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  #4471 (permalink)  
Old 10-15-2012, 11:23 AM
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Here's a very short discussion on one that appeared on e-bay in 2005:
1957 Oberhausen Supercharger - THE H.A.M.B.

There is an electric supercharger made today, but they claim an average of 5% increase, up to 15 hp. Not much for $300-350. Says it produces 1 psi only at WOT (and from other sources that's tops, 0.5 psi is average). 1.2 hp, draws 62 amps. Looking at the test results it appears that it's only been used on 3.0L engines and smaller, which makes sense. Even 0.5 psi will make a slight difference at WOT on a small engine, but not much. 5 hp on a 100 hp engine, and maybe more like 2.5-3 hp. Put two on a V-8 and get maybe a 10 hp gain for only $600-700!
eRacing :: Products :: e-RAM Electric Supercharger :: 1psi

This is a good article -- gives positives but also explains the negatives of an electric supercharger.
Electric supercharger - Wikipedia, the free encyclopedia

The main problem with an electric driven supercharger is the amount of electric power needed. This on (http://www.turbomagazine.com/tech/04...r/viewall.html) has been around a while. Claims up to 10 psi, but only for a short time. It uses 24V -- you have to add a second battery and wire in a switching system that comes with the kit to keep the batteries charged. You can only run the thing for 20 seconds or less before the batteries are depleted enough it won't boost any more. Then you have to drive around until the batteries charge back up. Hope it has a circuit that cuts it out once the batteries are down so far, not so far it won't start back up! I read a bit about it on a discussion board and come to the same conclusion on my own -- for a few seconds just get a cheater 50-100 hp nitrous kit. Cheaper in the short term for sure. If you use it much you might run some costs up in nitrous, but only a little at a time.

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  #4472 (permalink)  
Old 10-15-2012, 12:46 PM
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Originally Posted by painted jester View Post
they made: Battery powered personnel vehicles Like the Amego, and cargo movers, among many other innovations he was in popular science magazine, the company still exists! I really didnt know the superchargers were that rare, I cant find any on the internet! But I did find the adds selling on e bay!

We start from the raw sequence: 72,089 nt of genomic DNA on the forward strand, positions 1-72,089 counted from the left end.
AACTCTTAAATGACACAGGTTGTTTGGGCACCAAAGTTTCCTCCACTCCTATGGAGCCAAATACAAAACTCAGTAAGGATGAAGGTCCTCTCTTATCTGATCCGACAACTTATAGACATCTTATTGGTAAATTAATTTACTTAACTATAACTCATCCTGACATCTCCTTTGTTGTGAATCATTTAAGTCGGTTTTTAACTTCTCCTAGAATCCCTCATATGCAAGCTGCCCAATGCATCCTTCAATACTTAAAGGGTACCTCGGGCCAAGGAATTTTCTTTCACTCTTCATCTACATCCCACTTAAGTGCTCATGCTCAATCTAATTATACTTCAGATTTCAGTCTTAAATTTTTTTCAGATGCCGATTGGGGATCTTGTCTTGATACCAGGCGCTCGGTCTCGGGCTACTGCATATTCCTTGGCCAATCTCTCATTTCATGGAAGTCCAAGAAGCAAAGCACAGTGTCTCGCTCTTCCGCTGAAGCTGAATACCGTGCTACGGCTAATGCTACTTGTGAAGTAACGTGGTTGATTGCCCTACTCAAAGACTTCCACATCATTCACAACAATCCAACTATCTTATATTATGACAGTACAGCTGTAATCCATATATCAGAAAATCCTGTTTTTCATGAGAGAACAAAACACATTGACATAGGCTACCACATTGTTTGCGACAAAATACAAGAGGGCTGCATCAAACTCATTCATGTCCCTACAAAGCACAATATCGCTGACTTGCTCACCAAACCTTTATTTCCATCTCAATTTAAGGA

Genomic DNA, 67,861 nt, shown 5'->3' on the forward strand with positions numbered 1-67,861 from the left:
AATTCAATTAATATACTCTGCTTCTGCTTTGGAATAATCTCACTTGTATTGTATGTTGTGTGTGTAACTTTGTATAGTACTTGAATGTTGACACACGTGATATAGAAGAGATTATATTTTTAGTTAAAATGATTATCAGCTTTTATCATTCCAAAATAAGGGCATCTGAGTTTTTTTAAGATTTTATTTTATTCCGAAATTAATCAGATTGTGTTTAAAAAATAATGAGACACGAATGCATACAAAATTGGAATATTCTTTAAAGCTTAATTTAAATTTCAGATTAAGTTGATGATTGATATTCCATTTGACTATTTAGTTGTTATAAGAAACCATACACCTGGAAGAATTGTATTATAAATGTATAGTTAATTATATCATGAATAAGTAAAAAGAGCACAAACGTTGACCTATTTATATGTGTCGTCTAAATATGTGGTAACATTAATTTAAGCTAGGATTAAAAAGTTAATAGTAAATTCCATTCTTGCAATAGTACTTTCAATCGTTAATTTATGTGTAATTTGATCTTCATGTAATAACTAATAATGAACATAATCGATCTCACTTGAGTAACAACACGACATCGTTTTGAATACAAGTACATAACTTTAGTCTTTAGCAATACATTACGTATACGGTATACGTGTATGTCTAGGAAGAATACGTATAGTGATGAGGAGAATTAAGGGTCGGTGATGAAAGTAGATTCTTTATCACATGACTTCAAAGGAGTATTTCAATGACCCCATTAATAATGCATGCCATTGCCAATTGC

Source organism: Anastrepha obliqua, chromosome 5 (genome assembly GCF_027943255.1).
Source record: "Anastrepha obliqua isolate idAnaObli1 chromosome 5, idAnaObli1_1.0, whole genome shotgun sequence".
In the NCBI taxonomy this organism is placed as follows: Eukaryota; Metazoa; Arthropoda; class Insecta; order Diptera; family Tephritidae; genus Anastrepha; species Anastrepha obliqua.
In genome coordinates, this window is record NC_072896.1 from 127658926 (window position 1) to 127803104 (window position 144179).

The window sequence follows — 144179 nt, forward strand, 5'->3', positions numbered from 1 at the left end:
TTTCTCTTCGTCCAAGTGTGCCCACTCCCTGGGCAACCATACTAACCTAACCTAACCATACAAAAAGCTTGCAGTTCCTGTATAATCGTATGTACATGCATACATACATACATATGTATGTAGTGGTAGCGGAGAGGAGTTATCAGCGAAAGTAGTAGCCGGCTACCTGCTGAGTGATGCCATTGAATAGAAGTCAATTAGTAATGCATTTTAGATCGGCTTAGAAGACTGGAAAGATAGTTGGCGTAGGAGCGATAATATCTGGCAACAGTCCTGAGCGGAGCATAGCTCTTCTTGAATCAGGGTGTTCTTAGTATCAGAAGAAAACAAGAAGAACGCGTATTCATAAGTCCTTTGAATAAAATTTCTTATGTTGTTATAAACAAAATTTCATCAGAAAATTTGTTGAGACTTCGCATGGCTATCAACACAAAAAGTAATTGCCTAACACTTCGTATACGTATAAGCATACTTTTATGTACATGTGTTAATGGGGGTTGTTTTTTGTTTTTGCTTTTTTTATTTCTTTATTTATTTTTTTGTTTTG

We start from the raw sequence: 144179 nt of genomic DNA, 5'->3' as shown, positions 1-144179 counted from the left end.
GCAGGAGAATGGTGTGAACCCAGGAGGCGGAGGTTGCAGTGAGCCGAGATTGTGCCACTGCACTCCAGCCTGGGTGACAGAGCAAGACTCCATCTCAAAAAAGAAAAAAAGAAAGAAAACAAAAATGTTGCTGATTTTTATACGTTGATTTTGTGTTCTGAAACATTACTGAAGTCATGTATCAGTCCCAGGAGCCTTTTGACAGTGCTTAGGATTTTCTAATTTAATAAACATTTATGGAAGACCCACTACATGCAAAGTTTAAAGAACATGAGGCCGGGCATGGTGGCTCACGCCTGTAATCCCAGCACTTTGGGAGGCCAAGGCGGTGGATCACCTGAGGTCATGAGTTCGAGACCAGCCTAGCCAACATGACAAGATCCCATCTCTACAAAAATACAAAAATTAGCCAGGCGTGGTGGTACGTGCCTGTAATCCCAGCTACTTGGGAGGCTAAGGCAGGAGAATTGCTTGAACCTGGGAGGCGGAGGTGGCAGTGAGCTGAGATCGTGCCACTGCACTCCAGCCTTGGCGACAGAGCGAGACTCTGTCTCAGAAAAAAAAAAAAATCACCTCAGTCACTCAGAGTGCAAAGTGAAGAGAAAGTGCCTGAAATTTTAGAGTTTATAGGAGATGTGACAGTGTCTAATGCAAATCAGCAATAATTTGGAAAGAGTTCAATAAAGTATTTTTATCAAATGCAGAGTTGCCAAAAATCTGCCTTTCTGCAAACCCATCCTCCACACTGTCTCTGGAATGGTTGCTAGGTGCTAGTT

Boothboy, Your right!! did you find it in a pocket mag or on the internet?

Its really funny his superchargers were very good, I saw quite a few when I was young! but the electric one stuck in my mind. I asked about the solid propellent one on a thread quite a while back! with a firing pin that was on a rail at Detroit Dragway in the early 60's because I couldn't remember the name. I think now it was an "Oberhausen" I cant say for sure though its been so many years I would really like to know if anyone is still running any style of his chargers?

Jester
Ebay! Jester I think your thinking about the Turbonique supercharger. They also made a electric supercharge as well as units that used exotic additives.
Turbonique
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  #4473 (permalink)  
Old 10-15-2012, 07:25 PM
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Quote:
Originally Posted by boothboy View Post
Ebay! Jester I think your thinking about the Turbonique supercharger. They also made a electric supercharge as well as units that used exotic additives.
Turbonique
I know Turbonique very well I worked on a few ! The drag axles or rocket powered axles as some call them (very dangerous) like time bombs you didnt know when they would blow . And a couple of their liquid powered self propelled supercharger! that had the carb mounted on the supercharger and the charger mounted away from the engine and the fuel and boosted charge piped over and flanged to the intake!

The supercharger Im talking about was a solid propellant self propelled supercharger with a firing pin! it loaded like a cannon breach! when you pulled the cable in the C O C K pit of the drag car it fired and lit the propellant spinning the supercharger! I only saw one in my lifetime in the early 60s at a drag strip. but the Oberhausen literature talks about a solid propellant supercharger, along with the electric, exhaust driven and belt driven that they produced!
So I was guessing that was the one I saw? I don't know! If I saw a picture of it I would know for sure it could have been a home engineered unit that used a blank cartridge to spin it like the old aircraft engines?

What ever or whoever ? The thing was Neat as hell !

Jester
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  #4474 (permalink)  
Old 10-15-2012, 10:29 PM
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That type of starter was called a Coffman Starter. Check this out.

Popular Mechanics - Google Books

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Old 10-15-2012, 10:32 PM